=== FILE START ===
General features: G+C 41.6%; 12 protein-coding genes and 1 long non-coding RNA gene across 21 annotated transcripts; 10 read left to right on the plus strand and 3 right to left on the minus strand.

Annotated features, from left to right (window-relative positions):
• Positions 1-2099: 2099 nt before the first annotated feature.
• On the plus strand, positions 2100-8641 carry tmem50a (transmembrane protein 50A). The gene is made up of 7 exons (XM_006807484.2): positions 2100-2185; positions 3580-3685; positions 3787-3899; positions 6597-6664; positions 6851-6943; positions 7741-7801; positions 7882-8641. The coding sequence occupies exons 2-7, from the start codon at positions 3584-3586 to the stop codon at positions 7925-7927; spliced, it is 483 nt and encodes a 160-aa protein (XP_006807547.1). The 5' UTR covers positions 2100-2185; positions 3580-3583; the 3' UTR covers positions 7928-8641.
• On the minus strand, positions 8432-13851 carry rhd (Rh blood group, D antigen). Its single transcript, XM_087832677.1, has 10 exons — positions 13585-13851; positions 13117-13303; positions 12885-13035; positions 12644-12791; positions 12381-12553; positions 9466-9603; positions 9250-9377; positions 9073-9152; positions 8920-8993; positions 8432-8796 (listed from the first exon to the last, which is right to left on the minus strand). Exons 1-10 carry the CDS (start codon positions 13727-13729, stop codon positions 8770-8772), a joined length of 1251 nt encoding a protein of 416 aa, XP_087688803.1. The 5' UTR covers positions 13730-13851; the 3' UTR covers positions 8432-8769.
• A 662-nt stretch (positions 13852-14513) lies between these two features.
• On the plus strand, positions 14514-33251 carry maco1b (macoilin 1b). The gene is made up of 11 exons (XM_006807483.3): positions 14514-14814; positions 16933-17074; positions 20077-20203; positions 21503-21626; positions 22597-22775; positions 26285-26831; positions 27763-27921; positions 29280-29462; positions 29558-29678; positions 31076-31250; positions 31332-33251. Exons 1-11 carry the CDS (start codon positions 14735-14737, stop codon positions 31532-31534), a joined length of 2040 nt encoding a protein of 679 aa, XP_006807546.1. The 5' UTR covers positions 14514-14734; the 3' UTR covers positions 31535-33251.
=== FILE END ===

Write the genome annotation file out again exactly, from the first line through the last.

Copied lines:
General features: G+C 41.6%; 12 protein-coding genes and 1 long non-coding RNA gene across 21 annotated transcripts; 10 read left to right on the plus strand and 3 right to left on the minus strand.

Annotated features, from left to right (window-relative positions):
• Positions 1-2099: 2099 nt before the first annotated feature.
• On the plus strand, positions 2100-8641 carry tmem50a (transmembrane protein 50A). The gene is made up of 7 exons (XM_006807484.2): positions 2100-2185; positions 3580-3685; positions 3787-3899; positions 6597-6664; positions 6851-6943; positions 7741-7801; positions 7882-8641. The coding sequence occupies exons 2-7, from the start codon at positions 3584-3586 to the stop codon at positions 7925-7927; spliced, it is 483 nt and encodes a 160-aa protein (XP_006807547.1). The 5' UTR covers positions 2100-2185; positions 3580-3583; the 3' UTR covers positions 7928-8641.
• On the minus strand, positions 8432-13851 carry rhd (Rh blood group, D antigen). Its single transcript, XM_087832677.1, has 10 exons — positions 13585-13851; positions 13117-13303; positions 12885-13035; positions 12644-12791; positions 12381-12553; positions 9466-9603; positions 9250-9377; positions 9073-9152; positions 8920-8993; positions 8432-8796 (listed from the first exon to the last, which is right to left on the minus strand). Exons 1-10 carry the CDS (start codon positions 13727-13729, stop codon positions 8770-8772), a joined length of 1251 nt encoding a protein of 416 aa, XP_087688803.1. The 5' UTR covers positions 13730-13851; the 3' UTR covers positions 8432-8769.
• A 662-nt stretch (positions 13852-14513) lies between these two features.
• On the plus strand, positions 14514-33251 carry maco1b (macoilin 1b). The gene is made up of 11 exons (XM_006807483.3): positions 14514-14814; positions 16933-17074; positions 20077-20203; positions 21503-21626; positions 22597-22775; positions 26285-26831; positions 27763-27921; positions 29280-29462; positions 29558-29678; positions 31076-31250; positions 31332-33251. Exons 1-11 carry the CDS (start codon positions 14735-14737, stop codon positions 31532-31534), a joined length of 2040 nt encoding a protein of 679 aa, XP_006807546.1. The 5' UTR covers positions 14514-14734; the 3' UTR covers positions 31535-33251.